Google Image Search Markup

Image search at Google will improve through the use of schema markup.

Google Image Search Now To Use Product Schema Markup, Barry Schwatz, Search Engine Roundtable (Dec 14)

Quoted from Google: “Add markup to your product pages so Google can provide detailed product information in rich Search results – including Image Search. Users can see price, availability, and review ratings right on Search results.”

Google Ranking Algorithms

Although Google has denied that ranking of search results is influenced by a user’s social connections, Google is certainly extremely interested in the methods and the possibilities.

Exploring a newly-granted Google patent around social signals, Dave Davies, Search Engine Land (Oct 7)

After considerable analysis of the patent, Davies concludes, “In short, according to this patent, what people you’re connected to recommend, like and engage with could be used to impact your rankings.” If Google is doing, the source of information isn’t clear – yet.

Also of great interest:

Another aspect of Google search that we need to be constantly aware of is that RankBrain now applies to all queries. Essentially, this means that artificial intelligence (AI) is interpreting all queries to some degree. While at this time the AI implementation revolves more around using machine learning to understand the nature of the query (and likely type of content and format being sought), its rollout to all queries and the promotion of John Giannandrea to Head of Search at Google marks the push into AI control over larger portions of the Google algorithm.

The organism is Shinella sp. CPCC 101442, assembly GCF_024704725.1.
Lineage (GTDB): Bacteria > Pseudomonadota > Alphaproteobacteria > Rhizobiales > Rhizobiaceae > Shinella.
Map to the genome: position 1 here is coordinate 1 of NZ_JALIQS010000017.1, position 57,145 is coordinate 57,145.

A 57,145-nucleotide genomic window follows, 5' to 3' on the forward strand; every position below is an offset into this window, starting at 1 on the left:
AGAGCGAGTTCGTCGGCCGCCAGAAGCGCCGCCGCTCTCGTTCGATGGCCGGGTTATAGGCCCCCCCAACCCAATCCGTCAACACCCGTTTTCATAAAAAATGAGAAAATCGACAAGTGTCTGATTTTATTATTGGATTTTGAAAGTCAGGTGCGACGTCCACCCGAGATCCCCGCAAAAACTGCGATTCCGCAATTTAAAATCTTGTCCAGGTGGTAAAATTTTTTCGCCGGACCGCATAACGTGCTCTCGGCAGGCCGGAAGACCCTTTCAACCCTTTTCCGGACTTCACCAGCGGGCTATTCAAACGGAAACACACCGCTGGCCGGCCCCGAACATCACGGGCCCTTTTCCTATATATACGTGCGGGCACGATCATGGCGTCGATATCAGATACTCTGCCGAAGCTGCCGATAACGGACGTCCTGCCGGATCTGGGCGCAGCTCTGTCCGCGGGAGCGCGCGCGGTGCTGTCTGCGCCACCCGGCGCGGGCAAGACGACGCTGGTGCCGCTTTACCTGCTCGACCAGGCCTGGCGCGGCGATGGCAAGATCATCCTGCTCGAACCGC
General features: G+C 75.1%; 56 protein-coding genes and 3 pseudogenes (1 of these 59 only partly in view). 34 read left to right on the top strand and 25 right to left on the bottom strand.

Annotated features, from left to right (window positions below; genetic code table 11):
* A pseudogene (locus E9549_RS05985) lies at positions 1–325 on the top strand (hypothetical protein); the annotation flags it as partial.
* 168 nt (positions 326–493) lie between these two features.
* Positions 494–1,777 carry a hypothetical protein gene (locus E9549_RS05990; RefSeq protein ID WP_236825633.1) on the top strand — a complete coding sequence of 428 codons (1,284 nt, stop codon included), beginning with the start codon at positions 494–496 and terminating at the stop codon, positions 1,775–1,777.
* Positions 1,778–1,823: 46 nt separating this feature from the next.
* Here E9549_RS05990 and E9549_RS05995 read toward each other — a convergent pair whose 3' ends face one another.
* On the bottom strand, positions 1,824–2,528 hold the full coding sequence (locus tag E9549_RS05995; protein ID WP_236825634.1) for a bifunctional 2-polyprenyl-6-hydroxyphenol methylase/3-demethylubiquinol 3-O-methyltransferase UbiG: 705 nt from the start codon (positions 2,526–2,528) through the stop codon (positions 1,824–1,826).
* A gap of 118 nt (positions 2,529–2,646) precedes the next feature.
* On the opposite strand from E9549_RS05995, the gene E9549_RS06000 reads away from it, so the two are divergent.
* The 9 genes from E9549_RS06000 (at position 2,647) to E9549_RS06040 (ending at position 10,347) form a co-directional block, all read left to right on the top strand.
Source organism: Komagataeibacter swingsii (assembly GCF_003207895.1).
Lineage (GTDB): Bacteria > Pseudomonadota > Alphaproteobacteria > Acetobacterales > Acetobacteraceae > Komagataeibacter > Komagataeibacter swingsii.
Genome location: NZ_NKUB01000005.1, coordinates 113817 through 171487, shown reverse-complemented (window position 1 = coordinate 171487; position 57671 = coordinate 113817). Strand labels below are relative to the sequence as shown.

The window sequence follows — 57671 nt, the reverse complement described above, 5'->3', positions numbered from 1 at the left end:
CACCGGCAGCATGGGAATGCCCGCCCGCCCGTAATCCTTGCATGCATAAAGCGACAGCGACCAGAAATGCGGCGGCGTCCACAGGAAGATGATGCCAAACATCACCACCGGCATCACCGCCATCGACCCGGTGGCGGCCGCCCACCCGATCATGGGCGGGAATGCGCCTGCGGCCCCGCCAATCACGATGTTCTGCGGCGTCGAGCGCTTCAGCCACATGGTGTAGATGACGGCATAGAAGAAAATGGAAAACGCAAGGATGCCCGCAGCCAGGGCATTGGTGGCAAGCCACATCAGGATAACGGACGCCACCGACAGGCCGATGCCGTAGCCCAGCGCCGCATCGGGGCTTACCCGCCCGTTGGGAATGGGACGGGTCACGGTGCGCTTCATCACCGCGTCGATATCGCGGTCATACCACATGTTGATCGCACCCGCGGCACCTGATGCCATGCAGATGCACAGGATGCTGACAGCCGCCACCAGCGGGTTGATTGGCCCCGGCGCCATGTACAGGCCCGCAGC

Longer Titles in SERP

Google is showing slightly longer titles in its search results partly because the left column in desktop results is narrower. Search Laboratory ran several tests to assess extent of change.


Title matters a great deal to SEO and to searchers – “Longer titles and descriptions also allow more room for targeting the long-tail keywords that customers search for when they are closer to taking action, making them all the more valuable to marketers.”

Socratic Search

Socrates Search directs us to think as Socrates would in order to explore and examine – not just accept the first result. Ted Hunt, a graduate of the Royal College of Art in the UK, has developed a search engine that is based on Google Custom Search and assists the user in applying the Socratic method. These are: Seek Clarity, Challenge Assumptions, View Evidence, Explore Alternatives or Consider Implications.

Socrates Search Engine

Results do differ – or at least are reordered according to the button clicked. The custom search might be selecting  particular sources, or perhaps adding search terms. Would be nice to be able to see under the hood. For now – an interesting approach – and a reminder that we would do well to apply the Socractic method.